BISHOPS in the House of Lords have urged the Government to address problems over the long-awaited Domestic Abuse Bill (News, 8 January).
The Bishop of London, the Rt Revd Sarah Mullally, co-sponsored an amendment that would forbid the police from sharing any information about a victim’s immigration status with the Home Office.
“This is a once-in-a-generation opportunity to address the crime of domestic abuse, which affects more than two million people a year in the United Kingdom,” Bishop Mullally said during the Committee Stage on Monday.
“However, the Bill continues to overlook one of the most vulnerable groups affected by this form of violence against women and girls: migrant women.”
Many victims of domestic abuse felt unable to report their ordeals to the police for fear that this would lead to their being deported or separated from their children, she warned. This fear was used by abusers to establish further coercive control over victims, perpetuating what could be years of violence and threats.
There must be a clear delineation in law between enforcing immigration rules and protecting victims of domestic abuse, Bishop Mullally said. “I fear that this blind spot enables offenders and abusers to use police involvement as a threat to their victims rather than the source of protection that it should be.”
Other peers endorsed the amendment, arguing that it would begin to repair trust that had been affected by the Windrush scandal by rebuilding a “firewall” between domestic abuse and immigration concerns.
The amendment was resisted, however, by the Home Office Minister Baroness Williams of Trafford. She argued that guidance for police forces already told them to treat victims as victims first and not potential immigration offenders.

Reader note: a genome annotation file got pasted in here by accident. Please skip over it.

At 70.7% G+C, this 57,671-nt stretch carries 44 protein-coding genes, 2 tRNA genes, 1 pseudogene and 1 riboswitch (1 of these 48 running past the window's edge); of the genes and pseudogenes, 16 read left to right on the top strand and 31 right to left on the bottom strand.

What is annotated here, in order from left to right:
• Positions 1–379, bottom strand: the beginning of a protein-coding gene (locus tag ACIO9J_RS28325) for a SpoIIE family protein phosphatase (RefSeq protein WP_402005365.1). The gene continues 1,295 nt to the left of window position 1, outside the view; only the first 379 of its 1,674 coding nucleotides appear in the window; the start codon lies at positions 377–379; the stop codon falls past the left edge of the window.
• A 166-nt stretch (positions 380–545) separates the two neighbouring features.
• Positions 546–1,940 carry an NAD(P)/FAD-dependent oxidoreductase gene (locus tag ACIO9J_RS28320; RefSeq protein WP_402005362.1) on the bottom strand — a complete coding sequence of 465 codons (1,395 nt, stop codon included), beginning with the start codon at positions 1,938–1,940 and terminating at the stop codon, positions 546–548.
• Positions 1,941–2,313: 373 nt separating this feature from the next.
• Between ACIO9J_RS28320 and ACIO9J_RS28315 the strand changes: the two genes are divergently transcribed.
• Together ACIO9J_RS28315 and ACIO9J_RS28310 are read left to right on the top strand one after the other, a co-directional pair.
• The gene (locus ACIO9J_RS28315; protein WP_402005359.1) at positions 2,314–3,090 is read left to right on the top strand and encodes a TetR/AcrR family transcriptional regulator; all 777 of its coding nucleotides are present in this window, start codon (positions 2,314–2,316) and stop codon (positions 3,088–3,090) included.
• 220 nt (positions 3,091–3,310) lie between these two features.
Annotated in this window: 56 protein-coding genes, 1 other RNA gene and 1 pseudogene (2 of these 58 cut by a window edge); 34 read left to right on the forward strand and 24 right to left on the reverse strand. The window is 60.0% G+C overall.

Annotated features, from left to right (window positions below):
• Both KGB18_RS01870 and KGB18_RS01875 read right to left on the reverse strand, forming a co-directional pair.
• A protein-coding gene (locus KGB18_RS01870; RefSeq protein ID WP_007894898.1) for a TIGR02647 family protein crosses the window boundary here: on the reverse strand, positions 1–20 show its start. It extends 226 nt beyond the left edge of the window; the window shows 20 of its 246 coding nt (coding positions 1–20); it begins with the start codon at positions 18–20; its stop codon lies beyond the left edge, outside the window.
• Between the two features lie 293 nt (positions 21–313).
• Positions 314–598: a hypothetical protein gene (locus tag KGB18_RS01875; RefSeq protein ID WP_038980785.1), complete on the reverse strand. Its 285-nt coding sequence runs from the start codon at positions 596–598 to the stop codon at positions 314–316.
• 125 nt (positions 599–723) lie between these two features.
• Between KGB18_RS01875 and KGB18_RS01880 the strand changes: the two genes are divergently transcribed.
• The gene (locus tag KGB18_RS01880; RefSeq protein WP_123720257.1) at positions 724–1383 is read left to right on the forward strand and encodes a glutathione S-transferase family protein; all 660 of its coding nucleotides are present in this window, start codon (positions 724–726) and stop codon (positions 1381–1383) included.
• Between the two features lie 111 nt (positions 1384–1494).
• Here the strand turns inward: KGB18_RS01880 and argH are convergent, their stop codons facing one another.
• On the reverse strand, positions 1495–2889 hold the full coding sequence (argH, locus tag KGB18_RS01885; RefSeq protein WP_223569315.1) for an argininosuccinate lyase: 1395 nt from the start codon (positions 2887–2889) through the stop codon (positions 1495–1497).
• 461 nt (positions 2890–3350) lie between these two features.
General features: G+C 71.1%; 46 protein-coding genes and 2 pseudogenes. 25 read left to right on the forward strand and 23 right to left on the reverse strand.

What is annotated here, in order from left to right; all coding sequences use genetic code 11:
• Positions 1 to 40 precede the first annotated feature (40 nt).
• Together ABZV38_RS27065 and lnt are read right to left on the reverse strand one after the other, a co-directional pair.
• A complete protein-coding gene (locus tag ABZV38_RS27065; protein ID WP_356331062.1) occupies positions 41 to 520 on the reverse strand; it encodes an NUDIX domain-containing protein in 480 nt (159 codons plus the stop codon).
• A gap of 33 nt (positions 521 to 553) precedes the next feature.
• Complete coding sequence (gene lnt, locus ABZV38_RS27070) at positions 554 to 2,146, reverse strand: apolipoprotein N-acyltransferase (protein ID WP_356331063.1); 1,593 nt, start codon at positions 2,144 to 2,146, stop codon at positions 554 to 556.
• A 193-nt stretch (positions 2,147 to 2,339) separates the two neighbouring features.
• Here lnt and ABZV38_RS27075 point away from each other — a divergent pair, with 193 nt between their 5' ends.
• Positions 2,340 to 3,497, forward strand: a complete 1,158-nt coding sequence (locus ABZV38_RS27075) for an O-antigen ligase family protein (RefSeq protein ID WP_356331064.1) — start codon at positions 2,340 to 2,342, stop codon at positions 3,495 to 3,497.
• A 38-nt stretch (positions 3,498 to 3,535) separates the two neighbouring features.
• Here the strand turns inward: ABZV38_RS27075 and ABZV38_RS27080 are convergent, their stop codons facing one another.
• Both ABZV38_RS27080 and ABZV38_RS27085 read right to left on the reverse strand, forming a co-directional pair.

Furthermore, she asked peers to not tie the Government’s hands while a review was conducted, which was due to be finished by June.
The sponsors of the amendment agreed to withdraw it, although not without insisting that the issue had to be dealt with through primary legislation, and pledging to return to the matter at the Report Stage of the Bill.
Later in the debate, the Bishop of Derby, the Rt Revd Libby Lane, co-sponsored another amendment to create a statutory duty on public authorities to provide not only accommodation-based services for victims, but also community support for victims who stayed in their homes.
She was concerned that an unintended consequence of the current Bill, which created a duty to provide accommodation support, would be the undermining of funding and provision for community-based services, of which 70 per cent of victims were currently using.
“Community-based specialist services allow people to remain in their homes and retain the local, family, and faith support networks that are often essential to recovery and resilience,” she said; the most vulnerable victims — migrant women and children — would be particularly harmed if community services were de-prioritised.
This amendment also found almost unanimous backing from peers who spoke in the debate, but, again, was not supported by Baroness Williams.
She warned that the language of the amendment was imprecise and could create confusion between different local authorities, police bodies, and clinical commissioning groups about who was responsible for the execution of the duty.
Furthermore, the Government had already funded “significant community-based support services”, at a cost of £68 million in 2019-20, she said. She asked peers to wait until a mapping exercise and pilot had been completed by the end of the year, and the affected public bodies had been consulted.
“I put it to noble lords that Amendment 176 is putting the cart before the horse,” she said. “We cannot and should not legislate before fully understanding the current landscape of provision, knowing where the gaps are, how best to fill those gaps, and what it is going to cost.”
The amendment was withdrawn to consider the question further, although it may be brought back should the House deem it necessary.